The watchdog warns that fraudsters often use celebrity images, slick websites or “prestigious” City of London addresses as a smokescreen through which to lure prospective investors. It adds:
“Scam firms can manipulate software to distort prices and investment returns. They may scam people into buying non-existent cryptocurrencies. They are also known to suddenly close consumers’ online accounts and refuse to transfer the funds to them or ask for more money before the funds can be transferred.”
The FCA notes that cryptocurrencies themselves are not currently regulated by the agency, meaning that many crypto exchanges and other brokers fall beyond its remit. The agency does however regulate crypto derivatives — including futures, contracts for difference (CFDs), and options.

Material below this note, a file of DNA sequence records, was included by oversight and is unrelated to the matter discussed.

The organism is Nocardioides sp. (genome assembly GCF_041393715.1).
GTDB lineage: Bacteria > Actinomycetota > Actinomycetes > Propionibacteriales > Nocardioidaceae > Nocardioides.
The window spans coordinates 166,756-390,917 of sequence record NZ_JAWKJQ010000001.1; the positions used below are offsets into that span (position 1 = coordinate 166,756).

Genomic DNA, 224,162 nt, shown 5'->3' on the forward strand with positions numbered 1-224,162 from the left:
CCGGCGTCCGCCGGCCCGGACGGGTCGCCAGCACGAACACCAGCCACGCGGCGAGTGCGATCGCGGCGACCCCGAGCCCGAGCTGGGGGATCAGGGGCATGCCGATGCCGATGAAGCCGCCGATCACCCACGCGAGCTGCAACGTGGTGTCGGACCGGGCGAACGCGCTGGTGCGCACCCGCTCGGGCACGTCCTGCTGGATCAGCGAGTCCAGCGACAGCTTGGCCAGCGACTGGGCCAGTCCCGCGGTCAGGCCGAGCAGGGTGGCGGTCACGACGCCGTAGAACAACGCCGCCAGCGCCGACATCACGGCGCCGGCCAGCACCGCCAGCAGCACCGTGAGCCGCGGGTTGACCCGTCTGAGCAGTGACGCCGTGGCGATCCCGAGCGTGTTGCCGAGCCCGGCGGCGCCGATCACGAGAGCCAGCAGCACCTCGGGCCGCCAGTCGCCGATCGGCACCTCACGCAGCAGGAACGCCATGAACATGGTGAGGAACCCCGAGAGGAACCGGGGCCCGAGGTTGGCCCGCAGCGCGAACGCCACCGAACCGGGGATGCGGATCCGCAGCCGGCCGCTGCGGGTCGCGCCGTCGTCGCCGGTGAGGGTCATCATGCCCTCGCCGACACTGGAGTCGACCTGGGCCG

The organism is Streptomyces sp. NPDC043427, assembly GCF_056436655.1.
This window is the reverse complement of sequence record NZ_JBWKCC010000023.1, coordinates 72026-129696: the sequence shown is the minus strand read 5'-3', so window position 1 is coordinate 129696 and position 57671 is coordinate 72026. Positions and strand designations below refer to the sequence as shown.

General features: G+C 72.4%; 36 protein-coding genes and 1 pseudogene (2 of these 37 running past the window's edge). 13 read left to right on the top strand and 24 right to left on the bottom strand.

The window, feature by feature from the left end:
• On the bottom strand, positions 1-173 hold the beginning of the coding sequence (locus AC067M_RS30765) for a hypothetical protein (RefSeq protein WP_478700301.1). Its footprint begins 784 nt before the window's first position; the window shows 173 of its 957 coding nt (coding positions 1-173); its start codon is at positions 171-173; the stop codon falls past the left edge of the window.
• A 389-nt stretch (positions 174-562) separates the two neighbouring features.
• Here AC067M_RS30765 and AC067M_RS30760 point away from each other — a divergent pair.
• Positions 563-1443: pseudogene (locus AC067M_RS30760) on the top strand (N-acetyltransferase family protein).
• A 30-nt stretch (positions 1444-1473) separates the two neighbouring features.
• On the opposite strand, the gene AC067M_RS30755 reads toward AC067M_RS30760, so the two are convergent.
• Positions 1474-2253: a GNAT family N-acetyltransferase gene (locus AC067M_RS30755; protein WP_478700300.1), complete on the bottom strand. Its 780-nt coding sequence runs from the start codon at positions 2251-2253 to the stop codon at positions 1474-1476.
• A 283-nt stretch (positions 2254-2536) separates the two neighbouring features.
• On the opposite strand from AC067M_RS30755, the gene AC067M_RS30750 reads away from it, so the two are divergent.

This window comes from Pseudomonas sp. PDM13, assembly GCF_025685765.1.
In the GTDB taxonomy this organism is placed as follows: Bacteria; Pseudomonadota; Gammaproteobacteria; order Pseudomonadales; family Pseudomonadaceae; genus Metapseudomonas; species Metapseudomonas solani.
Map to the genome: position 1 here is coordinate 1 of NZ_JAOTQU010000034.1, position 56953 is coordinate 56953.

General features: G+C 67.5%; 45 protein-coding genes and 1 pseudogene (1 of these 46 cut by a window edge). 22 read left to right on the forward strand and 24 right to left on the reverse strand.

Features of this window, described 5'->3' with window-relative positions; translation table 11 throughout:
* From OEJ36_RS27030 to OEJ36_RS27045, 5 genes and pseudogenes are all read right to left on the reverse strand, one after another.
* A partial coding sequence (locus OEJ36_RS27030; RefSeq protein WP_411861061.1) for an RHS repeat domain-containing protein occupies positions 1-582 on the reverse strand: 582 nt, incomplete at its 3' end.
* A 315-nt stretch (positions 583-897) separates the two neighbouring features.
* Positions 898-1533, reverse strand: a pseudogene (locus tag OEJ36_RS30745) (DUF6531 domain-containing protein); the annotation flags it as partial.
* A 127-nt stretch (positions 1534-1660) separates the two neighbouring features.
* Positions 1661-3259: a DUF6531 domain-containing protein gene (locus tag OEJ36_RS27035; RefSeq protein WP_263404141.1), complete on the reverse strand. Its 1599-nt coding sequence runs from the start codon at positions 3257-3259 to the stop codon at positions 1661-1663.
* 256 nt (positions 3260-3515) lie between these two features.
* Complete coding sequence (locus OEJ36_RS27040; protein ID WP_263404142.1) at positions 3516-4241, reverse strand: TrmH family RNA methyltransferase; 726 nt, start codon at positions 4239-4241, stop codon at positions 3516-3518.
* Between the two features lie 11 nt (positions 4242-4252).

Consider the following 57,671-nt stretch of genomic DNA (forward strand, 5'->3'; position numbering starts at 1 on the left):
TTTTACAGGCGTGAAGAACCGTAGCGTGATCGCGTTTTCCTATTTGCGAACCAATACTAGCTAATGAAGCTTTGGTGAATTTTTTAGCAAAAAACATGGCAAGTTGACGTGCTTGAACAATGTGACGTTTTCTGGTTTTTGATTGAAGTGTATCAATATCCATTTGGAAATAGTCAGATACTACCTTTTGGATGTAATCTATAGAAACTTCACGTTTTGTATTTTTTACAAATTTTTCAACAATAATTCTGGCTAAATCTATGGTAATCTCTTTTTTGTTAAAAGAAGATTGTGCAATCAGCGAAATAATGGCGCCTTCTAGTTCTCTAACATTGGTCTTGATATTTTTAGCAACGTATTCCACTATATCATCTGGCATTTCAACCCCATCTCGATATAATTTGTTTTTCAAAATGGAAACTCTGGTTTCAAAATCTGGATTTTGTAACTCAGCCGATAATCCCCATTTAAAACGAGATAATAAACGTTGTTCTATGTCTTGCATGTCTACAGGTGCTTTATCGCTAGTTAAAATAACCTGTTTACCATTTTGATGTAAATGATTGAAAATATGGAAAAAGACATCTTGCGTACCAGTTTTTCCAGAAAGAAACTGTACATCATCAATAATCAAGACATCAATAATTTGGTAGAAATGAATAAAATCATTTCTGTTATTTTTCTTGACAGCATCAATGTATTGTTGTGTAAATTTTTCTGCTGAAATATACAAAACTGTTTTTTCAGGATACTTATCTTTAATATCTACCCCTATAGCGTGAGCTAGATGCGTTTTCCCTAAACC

In these cases, the FCA advises investors to check whether the firm in question has received the required authorization to sell or advertise these products, or to go through its ScamSmart warning list of firms to avoid.
The FCA further advises that anyone who has already invested in а scam is likely to be a target for a “follow-up.” This “may be completely separate or [otherwise] related to the previous fraud, such as an offer to get your money back or to buy back the investment after you pay a fee.”
Just last week, U.K. police issued their own warning to the British public over fraudulent crypto investment schemes, after statistics from the Action Fraud national reporting center showed that U.K. victims reported crypto-scam related losses of $2.5 million in June and July 2018 alone.